Implant-Related Complications and Mortality After Use of Short or Long Gamma Nail for Intertrochanteric and Subtrochanteric Fractures: A Prospective Study with Minimum 13-Year Follow-up


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Abstract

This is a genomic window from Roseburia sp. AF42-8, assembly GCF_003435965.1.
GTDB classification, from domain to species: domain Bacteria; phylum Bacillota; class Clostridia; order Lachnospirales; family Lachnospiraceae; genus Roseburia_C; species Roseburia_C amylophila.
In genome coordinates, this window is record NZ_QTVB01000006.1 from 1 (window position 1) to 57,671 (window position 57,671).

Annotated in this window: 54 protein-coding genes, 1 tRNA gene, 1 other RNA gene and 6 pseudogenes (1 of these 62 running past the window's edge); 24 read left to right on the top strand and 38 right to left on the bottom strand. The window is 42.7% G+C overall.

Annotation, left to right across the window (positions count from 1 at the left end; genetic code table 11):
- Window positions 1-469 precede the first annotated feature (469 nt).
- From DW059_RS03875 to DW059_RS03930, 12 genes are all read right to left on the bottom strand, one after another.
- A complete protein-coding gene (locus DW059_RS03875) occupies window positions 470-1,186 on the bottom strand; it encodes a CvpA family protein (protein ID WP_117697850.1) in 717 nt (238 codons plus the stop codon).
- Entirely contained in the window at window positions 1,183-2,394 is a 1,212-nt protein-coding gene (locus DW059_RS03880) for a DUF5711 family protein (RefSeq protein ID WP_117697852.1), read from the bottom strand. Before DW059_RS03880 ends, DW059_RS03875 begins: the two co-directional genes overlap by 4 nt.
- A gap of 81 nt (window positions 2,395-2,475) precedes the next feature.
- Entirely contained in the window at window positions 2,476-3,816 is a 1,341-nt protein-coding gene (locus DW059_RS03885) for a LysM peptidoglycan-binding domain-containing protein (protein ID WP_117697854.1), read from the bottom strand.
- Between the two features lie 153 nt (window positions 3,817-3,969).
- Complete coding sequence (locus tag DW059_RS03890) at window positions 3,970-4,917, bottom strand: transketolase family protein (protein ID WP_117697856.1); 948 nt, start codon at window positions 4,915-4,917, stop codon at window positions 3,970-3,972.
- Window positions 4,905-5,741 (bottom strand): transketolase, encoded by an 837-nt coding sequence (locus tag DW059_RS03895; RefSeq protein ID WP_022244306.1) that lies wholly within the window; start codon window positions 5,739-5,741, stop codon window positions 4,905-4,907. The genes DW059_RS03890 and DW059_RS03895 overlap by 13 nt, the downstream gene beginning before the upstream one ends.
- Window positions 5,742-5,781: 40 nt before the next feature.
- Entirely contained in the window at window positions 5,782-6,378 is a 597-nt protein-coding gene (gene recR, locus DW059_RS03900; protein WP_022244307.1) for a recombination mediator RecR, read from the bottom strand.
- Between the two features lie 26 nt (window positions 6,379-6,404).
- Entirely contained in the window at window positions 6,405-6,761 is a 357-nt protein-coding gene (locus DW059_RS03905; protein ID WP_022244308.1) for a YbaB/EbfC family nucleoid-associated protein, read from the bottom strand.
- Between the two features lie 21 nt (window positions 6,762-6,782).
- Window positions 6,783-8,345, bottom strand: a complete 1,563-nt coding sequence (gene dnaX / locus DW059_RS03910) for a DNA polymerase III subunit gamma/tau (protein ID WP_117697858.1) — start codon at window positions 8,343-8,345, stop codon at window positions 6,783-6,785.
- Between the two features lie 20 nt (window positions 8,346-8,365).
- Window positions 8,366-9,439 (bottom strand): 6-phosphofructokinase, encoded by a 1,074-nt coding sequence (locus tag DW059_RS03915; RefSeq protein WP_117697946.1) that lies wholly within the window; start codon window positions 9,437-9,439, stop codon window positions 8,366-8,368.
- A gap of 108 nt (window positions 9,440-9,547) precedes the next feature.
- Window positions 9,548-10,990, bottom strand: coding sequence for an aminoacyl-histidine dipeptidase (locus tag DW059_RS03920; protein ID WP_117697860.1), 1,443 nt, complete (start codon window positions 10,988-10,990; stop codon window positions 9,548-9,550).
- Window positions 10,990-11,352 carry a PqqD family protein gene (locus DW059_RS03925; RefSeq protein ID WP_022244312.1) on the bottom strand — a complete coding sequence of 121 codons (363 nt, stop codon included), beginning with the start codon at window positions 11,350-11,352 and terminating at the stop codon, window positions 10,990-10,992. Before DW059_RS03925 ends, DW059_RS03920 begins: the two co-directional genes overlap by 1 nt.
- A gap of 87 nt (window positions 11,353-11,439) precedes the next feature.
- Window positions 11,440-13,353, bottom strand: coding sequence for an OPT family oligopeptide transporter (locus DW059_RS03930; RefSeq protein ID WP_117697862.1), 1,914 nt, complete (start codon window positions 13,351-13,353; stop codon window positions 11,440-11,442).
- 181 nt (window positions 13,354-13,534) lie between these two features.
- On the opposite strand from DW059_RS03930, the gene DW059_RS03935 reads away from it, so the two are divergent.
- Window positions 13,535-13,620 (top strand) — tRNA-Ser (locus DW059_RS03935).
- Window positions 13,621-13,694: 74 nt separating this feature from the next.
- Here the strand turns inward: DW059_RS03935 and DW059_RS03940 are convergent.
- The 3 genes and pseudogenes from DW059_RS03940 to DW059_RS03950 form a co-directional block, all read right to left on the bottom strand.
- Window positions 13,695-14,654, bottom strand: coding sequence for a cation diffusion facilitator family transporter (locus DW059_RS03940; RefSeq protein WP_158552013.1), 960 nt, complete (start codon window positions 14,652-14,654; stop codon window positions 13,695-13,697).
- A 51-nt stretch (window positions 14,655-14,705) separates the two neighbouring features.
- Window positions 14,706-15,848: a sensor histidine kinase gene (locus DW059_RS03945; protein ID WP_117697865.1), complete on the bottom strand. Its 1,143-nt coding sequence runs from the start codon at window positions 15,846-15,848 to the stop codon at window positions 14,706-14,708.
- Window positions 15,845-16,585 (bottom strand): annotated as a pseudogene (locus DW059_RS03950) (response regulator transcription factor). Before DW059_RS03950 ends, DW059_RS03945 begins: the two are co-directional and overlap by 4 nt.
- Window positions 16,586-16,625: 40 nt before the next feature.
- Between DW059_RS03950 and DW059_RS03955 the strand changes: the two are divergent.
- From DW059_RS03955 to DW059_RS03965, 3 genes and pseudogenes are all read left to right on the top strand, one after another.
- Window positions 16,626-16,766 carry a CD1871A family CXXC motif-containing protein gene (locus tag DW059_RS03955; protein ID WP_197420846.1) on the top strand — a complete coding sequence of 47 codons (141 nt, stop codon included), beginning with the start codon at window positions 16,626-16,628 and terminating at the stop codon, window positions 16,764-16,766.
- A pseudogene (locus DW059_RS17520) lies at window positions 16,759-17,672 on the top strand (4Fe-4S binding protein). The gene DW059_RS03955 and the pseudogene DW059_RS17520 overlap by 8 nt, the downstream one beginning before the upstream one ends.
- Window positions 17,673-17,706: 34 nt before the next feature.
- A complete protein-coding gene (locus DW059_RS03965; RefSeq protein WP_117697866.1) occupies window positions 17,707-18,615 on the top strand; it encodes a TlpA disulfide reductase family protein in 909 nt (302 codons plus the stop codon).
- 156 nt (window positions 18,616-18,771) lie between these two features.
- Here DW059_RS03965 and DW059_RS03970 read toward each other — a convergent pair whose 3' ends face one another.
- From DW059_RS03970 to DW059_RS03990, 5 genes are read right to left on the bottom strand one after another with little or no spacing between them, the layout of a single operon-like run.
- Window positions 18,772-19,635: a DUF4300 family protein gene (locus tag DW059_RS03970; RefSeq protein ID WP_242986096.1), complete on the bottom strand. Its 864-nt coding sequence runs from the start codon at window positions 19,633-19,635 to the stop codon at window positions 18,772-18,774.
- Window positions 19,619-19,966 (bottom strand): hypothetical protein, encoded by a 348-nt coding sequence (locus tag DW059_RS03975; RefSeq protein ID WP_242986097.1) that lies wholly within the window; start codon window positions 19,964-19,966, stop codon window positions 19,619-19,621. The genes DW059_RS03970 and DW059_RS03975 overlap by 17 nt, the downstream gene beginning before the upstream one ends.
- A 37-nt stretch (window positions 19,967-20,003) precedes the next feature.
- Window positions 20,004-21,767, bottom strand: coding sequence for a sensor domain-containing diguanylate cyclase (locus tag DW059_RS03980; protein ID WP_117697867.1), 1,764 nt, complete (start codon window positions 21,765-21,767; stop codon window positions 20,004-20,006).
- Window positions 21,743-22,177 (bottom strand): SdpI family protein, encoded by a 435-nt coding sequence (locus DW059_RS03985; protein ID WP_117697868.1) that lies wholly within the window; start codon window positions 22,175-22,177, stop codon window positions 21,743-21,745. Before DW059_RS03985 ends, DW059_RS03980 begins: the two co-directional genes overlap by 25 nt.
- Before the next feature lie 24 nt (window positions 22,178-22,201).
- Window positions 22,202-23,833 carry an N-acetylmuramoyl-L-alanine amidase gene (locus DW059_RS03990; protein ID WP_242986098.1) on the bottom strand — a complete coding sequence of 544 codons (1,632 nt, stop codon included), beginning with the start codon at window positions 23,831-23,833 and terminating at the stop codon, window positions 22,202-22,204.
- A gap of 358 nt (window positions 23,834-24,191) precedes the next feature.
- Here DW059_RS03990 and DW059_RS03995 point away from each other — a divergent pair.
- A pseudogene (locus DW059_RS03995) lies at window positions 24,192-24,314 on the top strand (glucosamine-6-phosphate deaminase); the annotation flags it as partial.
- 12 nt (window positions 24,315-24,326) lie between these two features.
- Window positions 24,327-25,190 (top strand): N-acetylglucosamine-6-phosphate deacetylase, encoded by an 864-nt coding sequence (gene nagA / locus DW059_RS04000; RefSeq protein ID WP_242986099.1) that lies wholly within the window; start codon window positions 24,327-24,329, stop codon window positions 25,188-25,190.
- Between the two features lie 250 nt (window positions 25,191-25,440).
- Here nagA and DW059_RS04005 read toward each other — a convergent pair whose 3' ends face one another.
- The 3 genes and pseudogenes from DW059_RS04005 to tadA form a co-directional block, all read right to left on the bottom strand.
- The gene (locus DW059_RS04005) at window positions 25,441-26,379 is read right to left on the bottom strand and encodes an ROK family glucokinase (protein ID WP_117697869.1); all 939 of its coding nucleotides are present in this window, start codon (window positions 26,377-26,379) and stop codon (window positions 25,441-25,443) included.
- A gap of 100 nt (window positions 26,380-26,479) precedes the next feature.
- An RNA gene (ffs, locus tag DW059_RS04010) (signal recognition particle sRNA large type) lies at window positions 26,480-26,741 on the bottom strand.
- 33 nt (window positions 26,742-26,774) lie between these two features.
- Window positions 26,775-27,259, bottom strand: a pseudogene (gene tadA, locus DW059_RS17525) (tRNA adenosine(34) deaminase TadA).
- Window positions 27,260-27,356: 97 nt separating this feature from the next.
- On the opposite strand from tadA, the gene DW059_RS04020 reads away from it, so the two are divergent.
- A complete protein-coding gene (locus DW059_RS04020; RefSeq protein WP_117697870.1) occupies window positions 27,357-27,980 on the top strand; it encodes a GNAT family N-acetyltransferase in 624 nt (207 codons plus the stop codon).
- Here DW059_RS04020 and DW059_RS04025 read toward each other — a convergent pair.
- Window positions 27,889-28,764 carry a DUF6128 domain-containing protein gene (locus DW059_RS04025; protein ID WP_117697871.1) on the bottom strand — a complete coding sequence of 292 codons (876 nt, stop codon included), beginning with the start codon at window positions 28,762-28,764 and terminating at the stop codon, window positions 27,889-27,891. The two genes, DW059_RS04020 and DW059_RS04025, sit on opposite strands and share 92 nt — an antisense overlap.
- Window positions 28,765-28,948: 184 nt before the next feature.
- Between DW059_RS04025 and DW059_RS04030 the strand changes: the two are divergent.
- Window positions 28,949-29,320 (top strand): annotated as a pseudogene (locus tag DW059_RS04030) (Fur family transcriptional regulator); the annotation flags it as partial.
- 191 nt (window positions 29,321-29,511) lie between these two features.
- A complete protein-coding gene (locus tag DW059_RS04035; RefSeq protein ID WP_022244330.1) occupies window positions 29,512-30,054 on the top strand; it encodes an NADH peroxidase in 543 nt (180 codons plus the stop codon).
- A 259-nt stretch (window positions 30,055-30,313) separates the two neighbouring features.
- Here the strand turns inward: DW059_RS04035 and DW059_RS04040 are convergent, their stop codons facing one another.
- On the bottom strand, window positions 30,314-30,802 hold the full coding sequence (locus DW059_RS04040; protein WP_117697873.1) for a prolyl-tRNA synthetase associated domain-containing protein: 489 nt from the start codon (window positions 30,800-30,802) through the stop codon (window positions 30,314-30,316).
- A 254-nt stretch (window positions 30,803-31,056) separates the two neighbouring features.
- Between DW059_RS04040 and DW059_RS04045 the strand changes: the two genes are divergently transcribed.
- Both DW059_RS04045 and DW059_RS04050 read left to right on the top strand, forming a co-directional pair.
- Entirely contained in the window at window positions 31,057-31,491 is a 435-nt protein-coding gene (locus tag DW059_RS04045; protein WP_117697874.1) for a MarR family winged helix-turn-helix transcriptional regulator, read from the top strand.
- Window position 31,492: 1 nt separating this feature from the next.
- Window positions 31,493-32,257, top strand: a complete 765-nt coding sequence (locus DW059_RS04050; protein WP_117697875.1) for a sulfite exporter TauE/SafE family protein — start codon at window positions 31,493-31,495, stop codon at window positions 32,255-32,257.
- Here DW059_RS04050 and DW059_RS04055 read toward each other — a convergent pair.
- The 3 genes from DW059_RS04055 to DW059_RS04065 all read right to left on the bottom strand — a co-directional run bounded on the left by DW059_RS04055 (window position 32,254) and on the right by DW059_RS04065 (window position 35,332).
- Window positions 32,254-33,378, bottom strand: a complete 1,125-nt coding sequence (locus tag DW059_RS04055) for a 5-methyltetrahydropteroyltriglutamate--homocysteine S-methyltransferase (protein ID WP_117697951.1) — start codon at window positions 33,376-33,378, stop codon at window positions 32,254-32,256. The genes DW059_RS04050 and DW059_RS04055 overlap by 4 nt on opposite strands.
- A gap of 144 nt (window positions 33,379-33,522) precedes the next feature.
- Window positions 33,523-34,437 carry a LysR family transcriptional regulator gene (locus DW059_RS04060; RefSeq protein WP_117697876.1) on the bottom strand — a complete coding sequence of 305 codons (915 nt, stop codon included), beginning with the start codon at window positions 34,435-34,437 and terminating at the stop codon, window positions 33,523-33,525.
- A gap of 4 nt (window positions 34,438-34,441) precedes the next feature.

Background:The purpose of this study was to evaluate the rates of implant-related complications and mortality after treatment of an intertrochanteric or subtrochanteric fracture with a short or long Gamma nail.Methods:Between September 1998 and August 2003, 644 patients at 2 centers treated with a long or short Gamma nail for a hip fracture were prospectively enrolled in this study. These patients were followed until they reached 1 of the study end points, which included death, a reoperation directly related to the Gamma nail, or the end date of the study.Results:The average age (and standard deviation) of the patients included in the study was 81.3 ± 8.6 years at the time of the operation, and 28.3% of the patients were male. The rate of implant-related complications was 9.9%. The most common complications included peri-implant fracture (4.2%), proximal lateral thigh discomfort requiring extraction of the implant (2.0%), and lag-screw cutout (1.1%). Interestingly, more than half (56%) of the 27 peri-implant fractures occurred >1.5 years after the index operation. The median time from the operation to death was 2.9 years (range, 0 to 17.1 years). The 30-day mortality rate after treatment was 9.5%. Patients with American Society of Anesthesiologists (ASA) class-3 or 4 physical status had a significantly higher risk of mortality than ASA class-1 patients.Conclusions:Gamma nails are effective in the treatment of intertrochanteric and subtrochanteric fractures. However, 9.8% of patients had complications requiring additional surgery. The most common serious complications include peri-implant fracture and lag-screw cutout. Several peri-implant fractures occurred long after the index procedure. Patients had a high rate of mortality (27%) after 1 year, and higher preoperative ASA class was found to be a predictor of increased risk of mortality. Therefore, clinicians must carefully consider patients’ preoperative comorbidities when counselling patients on the risks of surgery.Level of Evidence:Therapeutic Level II. See Instructions for Authors for a complete description of levels of evidence.

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